in: Reviews

April 9, 2011

Viva Italia! – A Celebration at Symphony Hall

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On Friday, April 8, Boston’s Symphony Hall was filled with Italian patriots, Italian-Americans, and those of us who just love Italian music for a concert in celebration of the 150th anniversary of the unification of Italy. In a program entitled Notte Tricolore: Italia, una Immensa Storia d’Amore, the Orchestra Sinfonica Dell’ Europa Unita performed Giuseppe Verdi’s overture to La forza del destino, film composer Nino Rota’s The Leopard Suite, and two world premieres: Norma – Libera Fantasia e Variazioni per Pianoforte e Orchestra by Oscar winner Luis Bacalov and a new arrangement of Goffredo Mameli’s Hymn of Italy composed and conducted by Renato Serio.

After a rendition of Francis Scott Key’s Star Spangled Banner, the Italian program began in earnest. Renato Serio’s Hymn of Italy for piano and orchestra was a lovely work, with beautiful melodies so often associated with the Italian style. Although Rossana Tomassi Golkar performed well, the piano was sometimes lost in the texture, a problem that would persist in the second half of the concert. This work would be reprised to close the festivities, and on its second hearing many of the audience members joined in singing their anthem in a show of national pride.

The next work was Giuseppe Verdi’s La forza del destino; although the audience expected to hear The Leopard Suite, the three-note “fate motive” that opens the work unmistakably signaled a change in program order. The overture to La forza del destino, an opera in four acts to a libretto by Francesco Maria Piave, is a collection of favorite melodies from the opera score: the final-act duet between Alvaro and Carlo, Leonora’s Act Two aria, ‘Madre, pietosa Vergine’, and Leonora’s duet with Padre Guardiano. The brass’s forceful “fate motive” and the energetic string theme that follow created a driving sense of tension periodically relieved through the presentation of the familiar operatic melodies. The woodwinds, who often played the role of operatic voice in these sections, produced some of the loveliest sounds of the night, playing with a precision that highlighted their clear, beautiful timbres.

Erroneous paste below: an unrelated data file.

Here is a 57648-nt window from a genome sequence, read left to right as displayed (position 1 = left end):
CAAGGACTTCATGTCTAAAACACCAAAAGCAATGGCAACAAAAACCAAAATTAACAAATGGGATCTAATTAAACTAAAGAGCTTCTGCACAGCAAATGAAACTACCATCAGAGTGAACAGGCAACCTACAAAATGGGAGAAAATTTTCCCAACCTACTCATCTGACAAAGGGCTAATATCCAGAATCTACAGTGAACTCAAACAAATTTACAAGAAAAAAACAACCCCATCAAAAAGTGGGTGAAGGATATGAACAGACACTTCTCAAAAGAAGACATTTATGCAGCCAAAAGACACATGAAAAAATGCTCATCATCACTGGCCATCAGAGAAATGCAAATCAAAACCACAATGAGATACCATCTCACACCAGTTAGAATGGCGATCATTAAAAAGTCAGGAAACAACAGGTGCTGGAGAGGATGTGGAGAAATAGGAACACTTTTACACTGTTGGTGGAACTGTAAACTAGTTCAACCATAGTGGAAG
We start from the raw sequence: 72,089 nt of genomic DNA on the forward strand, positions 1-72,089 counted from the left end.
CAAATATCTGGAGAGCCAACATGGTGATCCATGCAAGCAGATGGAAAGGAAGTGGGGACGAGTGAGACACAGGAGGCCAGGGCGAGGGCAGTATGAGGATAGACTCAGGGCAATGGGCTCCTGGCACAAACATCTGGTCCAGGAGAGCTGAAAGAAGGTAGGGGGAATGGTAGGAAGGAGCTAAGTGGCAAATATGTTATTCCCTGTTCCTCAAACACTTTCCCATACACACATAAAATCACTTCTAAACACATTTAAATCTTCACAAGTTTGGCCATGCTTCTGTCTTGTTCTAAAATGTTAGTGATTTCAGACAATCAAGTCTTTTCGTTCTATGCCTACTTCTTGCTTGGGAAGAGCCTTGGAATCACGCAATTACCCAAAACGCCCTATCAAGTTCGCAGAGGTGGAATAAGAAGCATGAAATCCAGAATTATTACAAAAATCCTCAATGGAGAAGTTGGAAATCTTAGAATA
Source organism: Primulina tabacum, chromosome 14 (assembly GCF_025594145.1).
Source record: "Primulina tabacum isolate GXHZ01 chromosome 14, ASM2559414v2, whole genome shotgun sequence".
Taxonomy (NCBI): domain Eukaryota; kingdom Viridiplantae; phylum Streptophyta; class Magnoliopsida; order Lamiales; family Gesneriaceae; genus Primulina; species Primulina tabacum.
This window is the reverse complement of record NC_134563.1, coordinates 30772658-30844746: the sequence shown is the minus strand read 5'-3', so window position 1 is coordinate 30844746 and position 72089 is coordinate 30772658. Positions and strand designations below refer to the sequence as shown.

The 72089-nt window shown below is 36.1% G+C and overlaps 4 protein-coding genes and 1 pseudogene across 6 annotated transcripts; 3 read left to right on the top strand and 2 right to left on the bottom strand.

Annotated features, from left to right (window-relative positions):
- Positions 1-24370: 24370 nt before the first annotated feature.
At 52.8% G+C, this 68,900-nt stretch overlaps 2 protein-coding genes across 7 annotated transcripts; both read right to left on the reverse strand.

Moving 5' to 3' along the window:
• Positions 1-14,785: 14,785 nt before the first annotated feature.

The Leopard Suite by Italian composer Nino Rota (1911-1979) is the product of a film career that amounts to more than 150 titles and collaborations with renowned directors such as Federico Fellini, René Clément, Franco Zeffirelli, and Francis Ford Coppola, among others. This particular work stems from Rota’s collaboration with Luchino Visconti on Il gattopardo (The Leopard), the 1963 movie based on a novel by Giuseppe Tomasi di Lampedusa about changing Sicilian society during the Italian Risorgimento. Taken as a whole, one might characterize the suite as a light and tuneful work depicting various dance movements in a Classical style. Two of the seven movements are clearly waltzes with lovely, lilting melodies passed between the string and woodwind sections. The third movement presented a sweet melody that alternated between the violins, oboe and flute, and the principle clarinet shone in the fifth movement, a lively and playful section in which the clarinetist’s body language revealed his pure enjoyment of the music. Another highlight of the suite was the fast Galop of the sixth movement, which exuded a fun, carnivalesque character and demonstrated the skill of the orchestra in its execution of playful dynamic contrasts. The audience and performers alike seemed to thoroughly enjoy Rota’s playful dances.

The second half of the concert began with Norma – Libera Fantasia e Variazioni per Pianoforte e Orchestra, in which Maestro Luis Bacalov revisited Bellini’s Norma and the drama of the aria “Casta Diva.” Pianist Rossana Tomassi Golkar returned to the stage for this multi-movement work, and some of her best moments came at the end of Norma with long piano interludes that highlighted her skill at the instrument. Like the other compositions on the program, beautiful melodies were the star of the work, especially Bellini’s “Casta diva.” The orchestra played well, particularly the woodwinds and brass, but balance was an issue in some of the louder sections, as the piano was often obscured by the breadth of the full orchestra. Occasionally, the orchestra and piano were not quite together; however, the majority of the audience were so swept up by the beauty of the music itself, that they forgave these and other imperfections to give Golkar and the Orchestra Sinfonica Dell’ Europa Unita a standing ovation.

The Orchestra Sinfonica Dell’ Europa Unita will continue its celebration of the unification of Italy with a concert at the NYU Skirball Center on April 14, 2011.

Sandra Fallon-Ludwig holds a Ph.D. in musicology from Brandeis University. She currently teaches at Boston College and is a member of the New Philharmonia Orchestra.

1 Comment

  1. Thank you for your review of the Orchestra Sinfonica concert. I attended the concert and was blown away by the Bellini-Bacalov Norma. Is it available on any recordings. I must have it.

    Thank you,
    Pail

    Comment by Paul Cravedi — April 12, 2011 at 2:09 pm

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